BTW, there are AA-size Li-ion batteries on the market so there's no reason why manufacturers couldn't use standard size batteries. One 7$ 3.6v 18500 Li-ion battery is no bigger than the 28$ panasonic battery in my P&S. The charger isn't any bigger either and it can charge two batteries.

Again, a proprietary square or rectangular battery is a more efficient use of limited space (ie, they pack more power into a small space) than a bunch of AA batteries.

I'm not talking about AAs but standard-size li-ion. They DO exist. ONE 18500 battery has the same voltage and more capacity, and is no bigger than the square battery in my P&S. The charger is no bigger either and unlike the proprietary charger, it can charge two batteries at once. Two 18500 batteries could power my D5100. Two of those aren't any bigger than the single D5100 battery, and the charger is smaller than Nikon's. Which is more efficient?

I have three cameras and whenever I travel, I have to bring along three chargers and three sets of batteries. I'd rather bring one standard charger and batteries.

-- hide signature --
whvick Veteran Member • Posts: 5,618
AA batteries just do not always get the job done!

I actually scanned all 5 pages of replies before I wrote this to see if anyone mentioned my experience. My family likes canon products and over the years we have worked through about 10 different A series canon cameras.

We have noticed that on many of the models as they start to age they will give a "low Battery signal" on fully charged batteries, both NiCad and Alkaline.

Somewhere in all the DP forums someone said to try the AA Lithiums and sure enough it cured the problem.

So the point is that maybe the manufacturers know something about the energy strain these cameras put on batteries and have learned that only lithium will do the job, so they may as well make it a rechargable!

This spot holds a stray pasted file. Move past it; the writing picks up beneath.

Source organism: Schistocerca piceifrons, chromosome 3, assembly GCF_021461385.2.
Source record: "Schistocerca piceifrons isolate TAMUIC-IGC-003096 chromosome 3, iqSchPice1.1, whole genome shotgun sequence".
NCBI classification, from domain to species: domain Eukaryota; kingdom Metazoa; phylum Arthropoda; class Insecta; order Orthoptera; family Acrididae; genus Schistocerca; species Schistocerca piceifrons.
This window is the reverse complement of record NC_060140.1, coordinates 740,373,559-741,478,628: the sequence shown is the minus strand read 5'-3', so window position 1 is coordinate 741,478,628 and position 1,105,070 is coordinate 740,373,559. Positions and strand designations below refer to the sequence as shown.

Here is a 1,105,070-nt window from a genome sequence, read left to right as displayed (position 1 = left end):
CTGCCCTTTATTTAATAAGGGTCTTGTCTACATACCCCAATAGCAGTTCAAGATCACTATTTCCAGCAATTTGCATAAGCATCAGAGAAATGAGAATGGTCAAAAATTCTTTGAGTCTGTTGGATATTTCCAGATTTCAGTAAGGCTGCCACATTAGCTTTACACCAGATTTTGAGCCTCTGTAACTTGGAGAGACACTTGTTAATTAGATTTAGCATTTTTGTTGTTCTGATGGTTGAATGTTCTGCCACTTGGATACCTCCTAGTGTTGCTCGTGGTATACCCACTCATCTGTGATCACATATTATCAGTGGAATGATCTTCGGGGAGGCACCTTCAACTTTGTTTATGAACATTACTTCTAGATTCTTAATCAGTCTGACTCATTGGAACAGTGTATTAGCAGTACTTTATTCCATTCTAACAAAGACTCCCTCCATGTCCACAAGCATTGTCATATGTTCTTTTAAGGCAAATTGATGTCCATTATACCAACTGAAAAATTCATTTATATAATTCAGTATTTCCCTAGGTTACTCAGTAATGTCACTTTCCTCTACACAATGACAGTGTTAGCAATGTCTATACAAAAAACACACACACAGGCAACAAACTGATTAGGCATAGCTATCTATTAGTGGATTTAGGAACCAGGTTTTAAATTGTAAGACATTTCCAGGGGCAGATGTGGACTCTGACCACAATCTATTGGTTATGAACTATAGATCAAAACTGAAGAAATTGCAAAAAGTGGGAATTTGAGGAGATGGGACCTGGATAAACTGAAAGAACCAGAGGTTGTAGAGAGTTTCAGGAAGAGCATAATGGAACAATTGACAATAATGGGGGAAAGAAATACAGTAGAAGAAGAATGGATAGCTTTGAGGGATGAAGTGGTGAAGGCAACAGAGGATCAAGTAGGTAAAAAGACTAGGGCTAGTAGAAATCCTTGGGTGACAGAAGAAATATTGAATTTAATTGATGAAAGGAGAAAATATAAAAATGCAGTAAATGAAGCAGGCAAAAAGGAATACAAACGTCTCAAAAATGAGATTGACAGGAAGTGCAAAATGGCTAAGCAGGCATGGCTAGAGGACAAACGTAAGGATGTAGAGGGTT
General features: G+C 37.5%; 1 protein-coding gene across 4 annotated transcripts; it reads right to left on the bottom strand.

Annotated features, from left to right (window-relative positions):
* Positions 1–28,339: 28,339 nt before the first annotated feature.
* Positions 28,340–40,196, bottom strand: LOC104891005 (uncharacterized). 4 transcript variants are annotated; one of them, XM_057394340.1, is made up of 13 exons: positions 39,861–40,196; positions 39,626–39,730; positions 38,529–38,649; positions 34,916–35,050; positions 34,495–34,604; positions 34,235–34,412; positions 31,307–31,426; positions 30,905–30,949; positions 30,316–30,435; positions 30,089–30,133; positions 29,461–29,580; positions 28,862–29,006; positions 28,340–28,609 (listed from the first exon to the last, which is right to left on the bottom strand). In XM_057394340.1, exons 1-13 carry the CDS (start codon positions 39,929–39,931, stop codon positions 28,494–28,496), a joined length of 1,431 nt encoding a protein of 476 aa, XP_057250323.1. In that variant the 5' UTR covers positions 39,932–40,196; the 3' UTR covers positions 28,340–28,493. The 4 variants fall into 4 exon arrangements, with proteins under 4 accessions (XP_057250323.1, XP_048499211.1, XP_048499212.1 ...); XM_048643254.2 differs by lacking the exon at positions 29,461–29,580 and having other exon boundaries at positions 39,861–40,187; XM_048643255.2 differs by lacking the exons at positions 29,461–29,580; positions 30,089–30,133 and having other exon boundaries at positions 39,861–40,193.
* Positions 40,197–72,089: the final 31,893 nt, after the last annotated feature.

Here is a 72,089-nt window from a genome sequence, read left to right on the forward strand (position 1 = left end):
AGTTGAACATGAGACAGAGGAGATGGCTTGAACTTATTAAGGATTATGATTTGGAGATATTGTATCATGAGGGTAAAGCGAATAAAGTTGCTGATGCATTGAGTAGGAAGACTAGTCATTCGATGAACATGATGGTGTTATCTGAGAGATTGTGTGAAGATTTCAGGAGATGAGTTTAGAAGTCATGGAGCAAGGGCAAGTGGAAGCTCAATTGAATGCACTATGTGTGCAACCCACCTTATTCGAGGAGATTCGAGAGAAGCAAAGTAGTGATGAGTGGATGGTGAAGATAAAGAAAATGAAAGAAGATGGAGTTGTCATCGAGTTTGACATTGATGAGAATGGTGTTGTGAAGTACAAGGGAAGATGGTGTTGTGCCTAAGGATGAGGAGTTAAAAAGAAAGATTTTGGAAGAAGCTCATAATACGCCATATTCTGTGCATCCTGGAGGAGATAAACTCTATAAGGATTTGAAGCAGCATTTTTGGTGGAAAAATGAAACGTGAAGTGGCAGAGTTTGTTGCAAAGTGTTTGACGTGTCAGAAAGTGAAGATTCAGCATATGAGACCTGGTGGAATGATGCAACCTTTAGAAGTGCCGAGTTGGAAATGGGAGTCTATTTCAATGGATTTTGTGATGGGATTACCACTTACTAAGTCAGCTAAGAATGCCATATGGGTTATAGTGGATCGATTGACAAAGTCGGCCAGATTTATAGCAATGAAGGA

Just thought I would throw open a new angle on the subject if anyone understands it better please, chime in.
whvick

 whvick's gear list:whvick's gear list
Canon EOS 5D Canon EOS 30D Canon EOS 50D Canon EF 85mm f/1.8 USM Canon EF 24-85mm f/3.5-4.5 USM +9 more
Ring A Senior Member • Posts: 1,269
Re: No to AA's

Erick L wrote:

T3 wrote:

Erick L wrote:

BTW, there are AA-size Li-ion batteries on the market so there's no reason why manufacturers couldn't use standard size batteries. One 7$ 3.6v 18500 Li-ion battery is no bigger than the 28$ panasonic battery in my P&S. The charger isn't any bigger either and it can charge two batteries.

Again, a proprietary square or rectangular battery is a more efficient use of limited space (ie, they pack more power into a small space) than a bunch of AA batteries.

I'm not talking about AAs but standard-size li-ion. They DO exist. ONE 18500 battery has the same voltage and more capacity, and is no bigger than the square battery in my P&S. The charger is no bigger either and unlike the proprietary charger, it can charge two batteries at once. Two 18500 batteries could power my D5100. Two of those aren't any bigger than the single D5100 battery, and the charger is smaller than Nikon's. Which is more efficient?

I have three cameras and whenever I travel, I have to bring along three chargers and three sets of batteries. I'd rather bring one standard charger and batteries.